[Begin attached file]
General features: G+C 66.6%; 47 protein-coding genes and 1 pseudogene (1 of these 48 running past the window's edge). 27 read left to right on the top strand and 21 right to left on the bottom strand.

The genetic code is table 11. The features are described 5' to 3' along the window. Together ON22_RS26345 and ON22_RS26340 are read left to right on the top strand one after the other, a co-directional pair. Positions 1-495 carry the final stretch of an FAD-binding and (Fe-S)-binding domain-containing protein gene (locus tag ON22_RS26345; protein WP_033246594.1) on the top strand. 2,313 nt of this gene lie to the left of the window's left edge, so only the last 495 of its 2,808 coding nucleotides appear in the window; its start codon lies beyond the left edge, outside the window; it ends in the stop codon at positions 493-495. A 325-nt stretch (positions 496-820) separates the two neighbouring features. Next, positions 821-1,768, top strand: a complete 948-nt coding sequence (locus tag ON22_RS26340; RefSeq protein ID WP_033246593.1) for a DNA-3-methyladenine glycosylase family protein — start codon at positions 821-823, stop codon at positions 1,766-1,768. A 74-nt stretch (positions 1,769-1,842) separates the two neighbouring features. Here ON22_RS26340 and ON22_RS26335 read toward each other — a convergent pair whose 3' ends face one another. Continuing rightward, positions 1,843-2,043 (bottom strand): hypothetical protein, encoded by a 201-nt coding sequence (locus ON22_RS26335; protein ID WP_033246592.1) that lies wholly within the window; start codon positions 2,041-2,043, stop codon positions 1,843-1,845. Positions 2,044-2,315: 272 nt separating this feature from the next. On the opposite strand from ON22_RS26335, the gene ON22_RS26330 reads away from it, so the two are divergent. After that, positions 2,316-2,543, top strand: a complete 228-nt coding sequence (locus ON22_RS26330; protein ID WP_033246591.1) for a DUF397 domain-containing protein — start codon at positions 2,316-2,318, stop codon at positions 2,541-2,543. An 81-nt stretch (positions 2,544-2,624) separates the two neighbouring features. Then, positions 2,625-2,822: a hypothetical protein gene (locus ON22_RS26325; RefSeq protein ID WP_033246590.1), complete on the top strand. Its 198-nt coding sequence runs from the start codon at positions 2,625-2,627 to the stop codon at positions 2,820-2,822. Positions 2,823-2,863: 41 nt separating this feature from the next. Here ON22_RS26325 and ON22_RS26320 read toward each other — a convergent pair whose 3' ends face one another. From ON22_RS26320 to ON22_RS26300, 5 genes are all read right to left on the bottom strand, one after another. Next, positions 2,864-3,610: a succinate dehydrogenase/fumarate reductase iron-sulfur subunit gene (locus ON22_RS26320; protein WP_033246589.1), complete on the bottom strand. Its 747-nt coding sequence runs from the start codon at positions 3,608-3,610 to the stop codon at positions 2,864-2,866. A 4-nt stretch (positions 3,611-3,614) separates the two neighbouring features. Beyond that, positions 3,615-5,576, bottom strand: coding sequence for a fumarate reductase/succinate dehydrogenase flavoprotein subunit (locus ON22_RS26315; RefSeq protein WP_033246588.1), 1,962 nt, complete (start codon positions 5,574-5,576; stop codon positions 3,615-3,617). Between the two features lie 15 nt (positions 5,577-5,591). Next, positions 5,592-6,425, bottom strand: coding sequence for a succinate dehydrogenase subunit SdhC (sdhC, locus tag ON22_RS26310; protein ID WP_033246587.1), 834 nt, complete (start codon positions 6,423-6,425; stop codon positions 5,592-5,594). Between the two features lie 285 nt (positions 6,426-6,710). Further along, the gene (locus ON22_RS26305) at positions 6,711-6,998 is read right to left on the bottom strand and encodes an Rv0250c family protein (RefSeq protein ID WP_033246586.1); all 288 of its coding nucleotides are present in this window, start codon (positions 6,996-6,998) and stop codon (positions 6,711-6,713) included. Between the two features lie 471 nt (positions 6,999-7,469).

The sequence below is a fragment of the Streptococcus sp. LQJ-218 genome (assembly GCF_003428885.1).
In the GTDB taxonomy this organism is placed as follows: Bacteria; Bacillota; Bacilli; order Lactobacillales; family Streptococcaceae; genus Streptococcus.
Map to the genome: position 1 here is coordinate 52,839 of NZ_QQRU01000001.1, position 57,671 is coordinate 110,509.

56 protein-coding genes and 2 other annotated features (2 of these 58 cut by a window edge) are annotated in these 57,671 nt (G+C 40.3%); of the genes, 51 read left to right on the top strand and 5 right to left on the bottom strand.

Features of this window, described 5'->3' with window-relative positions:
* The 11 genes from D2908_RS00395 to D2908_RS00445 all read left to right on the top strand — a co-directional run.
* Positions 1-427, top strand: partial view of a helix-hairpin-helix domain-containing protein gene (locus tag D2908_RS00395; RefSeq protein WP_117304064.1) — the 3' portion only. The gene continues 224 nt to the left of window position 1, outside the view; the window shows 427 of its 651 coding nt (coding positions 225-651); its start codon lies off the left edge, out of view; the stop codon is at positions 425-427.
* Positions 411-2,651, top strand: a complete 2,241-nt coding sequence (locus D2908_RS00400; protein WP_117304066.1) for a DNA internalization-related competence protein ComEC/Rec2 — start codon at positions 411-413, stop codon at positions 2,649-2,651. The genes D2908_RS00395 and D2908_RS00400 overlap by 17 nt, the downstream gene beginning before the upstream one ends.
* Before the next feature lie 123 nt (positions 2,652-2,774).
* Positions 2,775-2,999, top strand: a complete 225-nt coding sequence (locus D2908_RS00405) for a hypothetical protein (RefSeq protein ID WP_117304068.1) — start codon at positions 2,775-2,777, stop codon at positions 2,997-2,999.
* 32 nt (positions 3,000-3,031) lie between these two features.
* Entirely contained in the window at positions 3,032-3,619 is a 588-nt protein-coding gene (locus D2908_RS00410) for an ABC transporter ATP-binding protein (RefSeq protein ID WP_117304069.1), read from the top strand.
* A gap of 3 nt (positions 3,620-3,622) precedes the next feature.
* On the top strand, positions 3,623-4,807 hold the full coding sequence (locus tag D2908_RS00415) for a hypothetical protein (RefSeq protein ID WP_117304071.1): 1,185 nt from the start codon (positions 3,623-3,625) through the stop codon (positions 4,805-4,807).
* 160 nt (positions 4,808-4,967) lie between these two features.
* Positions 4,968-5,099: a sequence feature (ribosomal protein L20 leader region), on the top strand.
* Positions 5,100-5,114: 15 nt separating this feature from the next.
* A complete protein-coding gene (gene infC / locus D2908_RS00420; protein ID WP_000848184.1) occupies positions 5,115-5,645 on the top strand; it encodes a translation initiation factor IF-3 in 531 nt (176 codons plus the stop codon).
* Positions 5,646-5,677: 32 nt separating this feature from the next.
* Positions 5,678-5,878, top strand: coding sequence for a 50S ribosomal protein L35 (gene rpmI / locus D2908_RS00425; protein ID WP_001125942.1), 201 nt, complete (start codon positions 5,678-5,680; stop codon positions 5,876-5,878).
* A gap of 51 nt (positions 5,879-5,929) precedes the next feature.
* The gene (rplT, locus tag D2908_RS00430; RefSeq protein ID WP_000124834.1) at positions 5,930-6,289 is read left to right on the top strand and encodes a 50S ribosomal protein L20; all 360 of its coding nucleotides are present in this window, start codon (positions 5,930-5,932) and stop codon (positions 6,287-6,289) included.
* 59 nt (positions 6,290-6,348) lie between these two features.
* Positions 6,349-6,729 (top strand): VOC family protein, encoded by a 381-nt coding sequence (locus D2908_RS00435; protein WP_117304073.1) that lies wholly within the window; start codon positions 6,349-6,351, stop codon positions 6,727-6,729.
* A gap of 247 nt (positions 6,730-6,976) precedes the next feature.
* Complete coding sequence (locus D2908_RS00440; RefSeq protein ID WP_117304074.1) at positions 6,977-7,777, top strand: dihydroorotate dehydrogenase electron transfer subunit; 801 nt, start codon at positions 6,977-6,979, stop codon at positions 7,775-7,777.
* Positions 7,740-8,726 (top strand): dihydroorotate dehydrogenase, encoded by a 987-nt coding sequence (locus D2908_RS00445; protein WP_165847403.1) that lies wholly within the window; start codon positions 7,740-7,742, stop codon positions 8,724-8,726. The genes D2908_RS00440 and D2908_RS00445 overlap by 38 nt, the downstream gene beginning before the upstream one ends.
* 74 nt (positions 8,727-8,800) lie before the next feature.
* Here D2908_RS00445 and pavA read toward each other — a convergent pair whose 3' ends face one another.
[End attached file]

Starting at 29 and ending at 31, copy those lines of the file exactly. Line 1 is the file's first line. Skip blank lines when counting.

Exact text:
* Positions 7,740-8,726 (top strand): dihydroorotate dehydrogenase, encoded by a 987-nt coding sequence (locus D2908_RS00445; protein WP_165847403.1) that lies wholly within the window; start codon positions 7,740-7,742, stop codon positions 8,724-8,726. The genes D2908_RS00440 and D2908_RS00445 overlap by 38 nt, the downstream gene beginning before the upstream one ends.
* 74 nt (positions 8,727-8,800) lie before the next feature.
* Here D2908_RS00445 and pavA read toward each other — a convergent pair whose 3' ends face one another.